C-section 4X more likely when vitamin D less than 15 ng – many items

Association between vitamin D deficiency and primary cesarean section.

J Clin Endocrinol Metab. 2009 Mar;94(3):940-5. Epub 2008 Dec 23.
Merewood A, Mehta SD, Chen TC, Bauchner H, Holick MF.
Department of Pediatrics, Division of Endocrinology, Diabetes, and Nutrition, Boston University School of Medicine, and Division of General Pediatrics, Boston Medical Center, Boston, Massachusetts 02118, USA.

BACKGROUND: At the turn of the 20th century, women commonly died in childbirth due to rachitic pelvis. Although rickets virtually disappeared with the discovery of the hormone vitamin D, recent reports suggest vitamin D deficiency is widespread in industrialized nations. Poor muscular performance is an established symptom of vitamin D deficiency. The current U.S. cesarean birth rate is at an all-time high of 30.2%. We analyzed the relationship between maternal serum 25-hydroxyvitamin D[25(OH)D] status, and prevalence of primary cesarean section.

METHODS: Between 2005 and 2007, we measured maternal and infant serum 25(OH)D at birth and abstracted demographic and medical data from the maternal medical record at an urban teaching hospital (Boston, MA) with 2500 births per year. We enrolled 253 women, of whom 43 (17%) had a primary cesarean.

RESULTS: There was an inverse association with having a cesarean section and serum 25(OH)D levels. We found that 28% of women with serum 25(OH)D less than 37.5 nmol/liter had a cesarean section, compared with only 14% of women with 25(OH)D 37.5nmol/liter or greater (P = 0.012). In multivariable logistic regression analysis controlling for race, age, education level, insurance status, and alcohol use, women with 25(OH)D less than 37.5 nmol/liter were almost 4 times as likely to have a cesarean than women with 25(OH)D 37.5 nmol/liter or greater (adjusted odds ratio 3.84; 95% confidence interval 1.71 to 8.62).

CONCLUSION: Vitamin D deficiency was associated with increased odds of primary cesarean section PMID: 19106272



Researchers from Boston University School of Medicine (BUSM) and Boston Medical Center (BMC) found that pregnant women who are vitamin D deficient are also at an increased risk for delivering a baby by caesarean section as compared to pregnant women who are not vitamin D deficient. These findings currently appear on-line in the Journal of Clinical Endocrinology & Metabolism.

At the turn of the 20th century, women commonly died in childbirth due to "rachitic pelvis" rickets of the pelvis. While rickets virtually disappeared with the discovery of vitamin D, recent reports suggest that vitamin D deficiency is widespread in industrialized nations.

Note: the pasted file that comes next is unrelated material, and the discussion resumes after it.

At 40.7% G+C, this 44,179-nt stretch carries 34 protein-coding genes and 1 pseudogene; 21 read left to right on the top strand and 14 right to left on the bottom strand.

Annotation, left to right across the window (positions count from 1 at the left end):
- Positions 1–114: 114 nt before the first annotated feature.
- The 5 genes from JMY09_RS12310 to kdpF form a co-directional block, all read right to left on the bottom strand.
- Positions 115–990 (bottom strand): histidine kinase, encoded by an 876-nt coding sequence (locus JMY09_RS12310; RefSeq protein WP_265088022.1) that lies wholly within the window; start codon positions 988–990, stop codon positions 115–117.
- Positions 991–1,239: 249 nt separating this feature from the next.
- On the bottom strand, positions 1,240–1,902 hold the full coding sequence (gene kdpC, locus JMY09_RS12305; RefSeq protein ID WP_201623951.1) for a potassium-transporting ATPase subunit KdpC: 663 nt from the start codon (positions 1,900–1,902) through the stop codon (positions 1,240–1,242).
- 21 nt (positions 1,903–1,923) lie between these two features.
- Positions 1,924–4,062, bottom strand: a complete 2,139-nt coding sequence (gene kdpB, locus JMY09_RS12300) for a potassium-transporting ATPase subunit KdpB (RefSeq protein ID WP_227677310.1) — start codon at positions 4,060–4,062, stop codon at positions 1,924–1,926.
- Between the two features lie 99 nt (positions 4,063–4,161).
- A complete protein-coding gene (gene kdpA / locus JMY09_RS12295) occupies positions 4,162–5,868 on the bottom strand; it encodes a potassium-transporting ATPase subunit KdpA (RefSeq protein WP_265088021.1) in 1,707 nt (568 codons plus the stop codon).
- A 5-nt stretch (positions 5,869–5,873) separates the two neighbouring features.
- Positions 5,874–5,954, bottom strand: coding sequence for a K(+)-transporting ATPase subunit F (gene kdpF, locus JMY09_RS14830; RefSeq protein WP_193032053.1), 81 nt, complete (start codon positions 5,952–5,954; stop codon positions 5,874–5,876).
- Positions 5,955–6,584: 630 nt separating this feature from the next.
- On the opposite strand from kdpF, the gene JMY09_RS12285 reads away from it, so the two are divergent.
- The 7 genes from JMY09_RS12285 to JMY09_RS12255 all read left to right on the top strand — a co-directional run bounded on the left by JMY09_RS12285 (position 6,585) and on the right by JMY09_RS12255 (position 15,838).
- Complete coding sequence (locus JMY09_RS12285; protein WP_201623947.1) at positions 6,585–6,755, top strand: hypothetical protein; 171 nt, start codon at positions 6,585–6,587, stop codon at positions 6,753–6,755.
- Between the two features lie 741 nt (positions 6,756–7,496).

Over a two-year period, the researchers analyzed the relationship between maternal serum 25-hydroxyvitamin D [25(OH)D] and the prevalence of primary caesarean section. In total, 253 women were enrolled in this study, of whom 43 (17 percent) had a caesarean section. The researchers found that 28 percent of women with serum 25(OH)D less than 37.5 nmol/L had a caesarean section, compared to only 14 percent of women with 25(OH)D greater than 37.5 nmol/L.

"In our analysis, pregnant women who were vitamin D deficient at the time of delivery had almost four times the odds of caesarean birth than women who were not deficient," said senior author Michael Holick, MD, PhD, director of the General Clinical Research Center and professor of medicine, physiology and biophysics at BUSM and Anne Merewood assistant professor of pediatrics at BUSM and lead author of the study.

According to Holick, one explanation for the findings is that vitamin D deficiency has been associated with proximal muscle weakness as well as suboptimal muscle performance and strength.

Wonder how many caesarean births are due to the birth canal being the wrong shape/too narrow due to low vitamin D before and after the mother was born

One study of SE Asia births found that 6.3% were due to cephalopelvic disproportion

MSNBC noted that 1/3 of the births in Asia, Latin American, and the US are now caesarean and it is now 1/2 = 50% of the births in China

See also VitaminDWiki

See also web

  • The unnecesarean.com number of cesarean sections increased by 71% from 1996 to 2007
  • 8 in 10 births at private hospitals in Iraq are C-sections MSNBC 8/2011
  • UnneCesareans: Documented Causes of a Disturbing Trend Green Med info Dec 2012
    Brazil: 97.8% in private hospital vs. 47% in public hospital
  • Mercola May 2015
    Cesarean sections have become the most common surgery in the US today, accounting for nearly one-third of all births.
    In 1965, C-sections represented a mere 4.5 percent of all births.
    A study in the British Medical Journal found that a woman's risk of death during delivery is three to five times higher during Cesarean section than vaginal delivery due to complications from blood clots, infection, and anesthesia.
    notice how C-section varies with mothers-to-be staying out of the sun: 23% in Alaska, 40% in Louisiana, 47% in Puerto Rico
    Six of the ten most common hospital procedures in 2009 were maternity-related



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